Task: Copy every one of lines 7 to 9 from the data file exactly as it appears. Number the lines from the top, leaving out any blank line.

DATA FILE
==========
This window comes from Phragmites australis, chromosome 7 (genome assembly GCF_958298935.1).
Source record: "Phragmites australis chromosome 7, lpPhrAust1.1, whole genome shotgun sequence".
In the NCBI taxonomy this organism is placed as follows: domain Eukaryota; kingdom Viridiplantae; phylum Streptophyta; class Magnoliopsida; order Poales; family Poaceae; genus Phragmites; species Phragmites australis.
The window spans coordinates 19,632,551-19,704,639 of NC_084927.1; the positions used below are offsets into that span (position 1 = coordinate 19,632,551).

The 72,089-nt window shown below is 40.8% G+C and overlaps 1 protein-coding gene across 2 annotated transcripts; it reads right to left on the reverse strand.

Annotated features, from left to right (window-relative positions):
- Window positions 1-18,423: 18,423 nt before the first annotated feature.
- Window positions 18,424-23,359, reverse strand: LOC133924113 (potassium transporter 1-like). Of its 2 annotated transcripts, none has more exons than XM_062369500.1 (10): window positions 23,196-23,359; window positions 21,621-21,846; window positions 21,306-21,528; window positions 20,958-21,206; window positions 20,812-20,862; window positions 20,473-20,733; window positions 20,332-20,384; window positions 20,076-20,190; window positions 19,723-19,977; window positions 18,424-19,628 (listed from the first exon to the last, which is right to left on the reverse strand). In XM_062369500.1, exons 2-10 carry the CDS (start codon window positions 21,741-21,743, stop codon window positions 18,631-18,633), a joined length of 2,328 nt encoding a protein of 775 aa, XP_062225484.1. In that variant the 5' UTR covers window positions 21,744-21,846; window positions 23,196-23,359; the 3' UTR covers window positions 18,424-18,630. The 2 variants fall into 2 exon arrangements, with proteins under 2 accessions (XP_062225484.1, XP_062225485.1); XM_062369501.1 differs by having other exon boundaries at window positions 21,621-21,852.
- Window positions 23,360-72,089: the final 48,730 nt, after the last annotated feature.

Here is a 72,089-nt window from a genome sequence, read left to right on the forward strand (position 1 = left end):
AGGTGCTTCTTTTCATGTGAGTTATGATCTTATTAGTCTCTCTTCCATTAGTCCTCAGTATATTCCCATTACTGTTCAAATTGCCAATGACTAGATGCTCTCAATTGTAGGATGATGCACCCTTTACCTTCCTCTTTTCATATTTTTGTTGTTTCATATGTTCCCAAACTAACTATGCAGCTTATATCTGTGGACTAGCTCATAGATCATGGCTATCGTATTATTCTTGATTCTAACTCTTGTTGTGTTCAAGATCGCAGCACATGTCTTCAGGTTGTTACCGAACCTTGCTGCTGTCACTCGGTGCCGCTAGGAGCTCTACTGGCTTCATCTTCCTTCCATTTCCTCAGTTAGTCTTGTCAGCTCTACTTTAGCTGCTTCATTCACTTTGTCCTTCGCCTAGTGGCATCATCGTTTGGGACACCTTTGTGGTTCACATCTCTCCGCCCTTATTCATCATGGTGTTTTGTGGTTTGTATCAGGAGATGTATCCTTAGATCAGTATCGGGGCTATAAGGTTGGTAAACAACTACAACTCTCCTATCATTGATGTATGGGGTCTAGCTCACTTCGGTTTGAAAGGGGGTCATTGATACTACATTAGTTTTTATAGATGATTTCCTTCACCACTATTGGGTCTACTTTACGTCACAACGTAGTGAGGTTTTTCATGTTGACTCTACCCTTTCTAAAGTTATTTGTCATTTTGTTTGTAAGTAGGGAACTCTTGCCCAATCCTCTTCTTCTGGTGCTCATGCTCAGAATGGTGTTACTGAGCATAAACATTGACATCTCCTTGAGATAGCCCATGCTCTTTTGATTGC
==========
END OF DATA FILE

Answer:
- Window positions 1-18,423: 18,423 nt before the first annotated feature.
- Window positions 18,424-23,359, reverse strand: LOC133924113 (potassium transporter 1-like). Of its 2 annotated transcripts, none has more exons than XM_062369500.1 (10): window positions 23,196-23,359; window positions 21,621-21,846; window positions 21,306-21,528; window positions 20,958-21,206; window positions 20,812-20,862; window positions 20,473-20,733; window positions 20,332-20,384; window positions 20,076-20,190; window positions 19,723-19,977; window positions 18,424-19,628 (listed from the first exon to the last, which is right to left on the reverse strand). In XM_062369500.1, exons 2-10 carry the CDS (start codon window positions 21,741-21,743, stop codon window positions 18,631-18,633), a joined length of 2,328 nt encoding a protein of 775 aa, XP_062225484.1. In that variant the 5' UTR covers window positions 21,744-21,846; window positions 23,196-23,359; the 3' UTR covers window positions 18,424-18,630. The 2 variants fall into 2 exon arrangements, with proteins under 2 accessions (XP_062225484.1, XP_062225485.1); XM_062369501.1 differs by having other exon boundaries at window positions 21,621-21,852.
- Window positions 23,360-72,089: the final 48,730 nt, after the last annotated feature.